COVID-19 has brought to light many failures in our healthcare system – including the long-running issue of the lack of diversity in clinical trials.
To understand how therapeutics or vaccines may affect a large population of patients, clinical trials should include a representation of the people who will be ultimately impacted by the treatment. That would include considerations around race, ethnicity, sex, and geographical location, but also to those with a variety of different pre-existing conditions.
In the latest I AM BIO podcast, BIO President and CEO Dr. Michelle McMurry-Heath spoke with representatives from government, the medical community, and the private sector about what is behind a lack of diversity in clinical trials and what is being done to address this issue.
A variety of different factors can act as barriers to individuals participating in clinical trials, but a lack of outreach is a major issue. Dr. Richardae Araojo, Director of the Office of Minority Health and Health Equity at the Office of the Commissioner of the U.S. Food and Drug Administration says, “Oftentimes, there’s simply a perception that minorities do not want to participate, and they aren't asked.”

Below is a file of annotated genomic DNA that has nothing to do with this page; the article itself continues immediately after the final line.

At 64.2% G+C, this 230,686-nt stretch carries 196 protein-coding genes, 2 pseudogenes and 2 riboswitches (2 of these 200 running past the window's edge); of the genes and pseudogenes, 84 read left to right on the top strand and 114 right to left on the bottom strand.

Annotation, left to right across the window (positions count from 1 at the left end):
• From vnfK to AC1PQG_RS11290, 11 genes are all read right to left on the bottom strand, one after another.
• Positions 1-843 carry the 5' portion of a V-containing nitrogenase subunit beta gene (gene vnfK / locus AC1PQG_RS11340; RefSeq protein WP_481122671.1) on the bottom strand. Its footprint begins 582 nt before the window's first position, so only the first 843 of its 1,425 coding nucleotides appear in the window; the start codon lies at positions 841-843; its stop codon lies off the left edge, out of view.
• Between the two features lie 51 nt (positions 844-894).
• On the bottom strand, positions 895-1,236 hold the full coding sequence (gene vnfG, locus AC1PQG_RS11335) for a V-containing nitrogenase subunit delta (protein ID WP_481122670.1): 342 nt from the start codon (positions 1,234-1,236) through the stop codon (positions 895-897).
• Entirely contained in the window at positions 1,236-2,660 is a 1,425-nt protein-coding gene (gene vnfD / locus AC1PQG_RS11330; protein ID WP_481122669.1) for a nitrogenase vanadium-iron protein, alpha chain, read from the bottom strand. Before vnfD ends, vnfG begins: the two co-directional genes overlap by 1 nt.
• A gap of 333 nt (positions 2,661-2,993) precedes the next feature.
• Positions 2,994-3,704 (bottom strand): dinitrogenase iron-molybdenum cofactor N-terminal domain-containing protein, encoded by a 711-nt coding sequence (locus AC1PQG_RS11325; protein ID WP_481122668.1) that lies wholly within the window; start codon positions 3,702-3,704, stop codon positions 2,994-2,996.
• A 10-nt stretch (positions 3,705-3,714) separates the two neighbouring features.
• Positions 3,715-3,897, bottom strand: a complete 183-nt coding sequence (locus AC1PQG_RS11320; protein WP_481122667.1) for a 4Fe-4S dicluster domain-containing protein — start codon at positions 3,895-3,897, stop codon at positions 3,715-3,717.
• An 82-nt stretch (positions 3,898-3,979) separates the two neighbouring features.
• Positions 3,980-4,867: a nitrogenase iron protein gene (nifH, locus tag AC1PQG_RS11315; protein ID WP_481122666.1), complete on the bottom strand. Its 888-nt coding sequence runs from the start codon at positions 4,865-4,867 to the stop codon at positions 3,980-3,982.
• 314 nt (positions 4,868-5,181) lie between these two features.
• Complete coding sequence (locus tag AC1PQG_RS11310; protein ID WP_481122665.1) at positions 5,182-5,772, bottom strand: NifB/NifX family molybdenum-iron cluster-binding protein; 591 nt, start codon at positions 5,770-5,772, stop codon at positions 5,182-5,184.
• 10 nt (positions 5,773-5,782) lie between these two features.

Dr. Lisa Fitzpatrick participated in a clinical trial for the Moderna COVID-19 vaccine and documented the process on her YouTube show, Dr. Lisa on the Street. “The reason I did that is because people on the street or in the community were telling me they didn't trust the vaccines or the process. And one of the ways they could be convinced is if they saw black people participating in the process.”
Pharmaceutical companies, often the facilitators of clinical testing, recognize their role is key in addressing the lack of diversity. Gerren Wilson, Head of Inclusion Strategy and Partnerships within the Office of Diversity at Genentech, sought outside help. “We established an advisory group to both give us the insight and then also hold us accountable for driving change.”
Expanding diversity is a priority for the government, biotech, and medical communities, but all three of these guests recognize that more progress is needed for future success in disease treatment.
This layered and multi-faceted conversation will continue at BIO Digital June 14-18 and the BIO Clinical Trial Diversity Summit June 24- 25.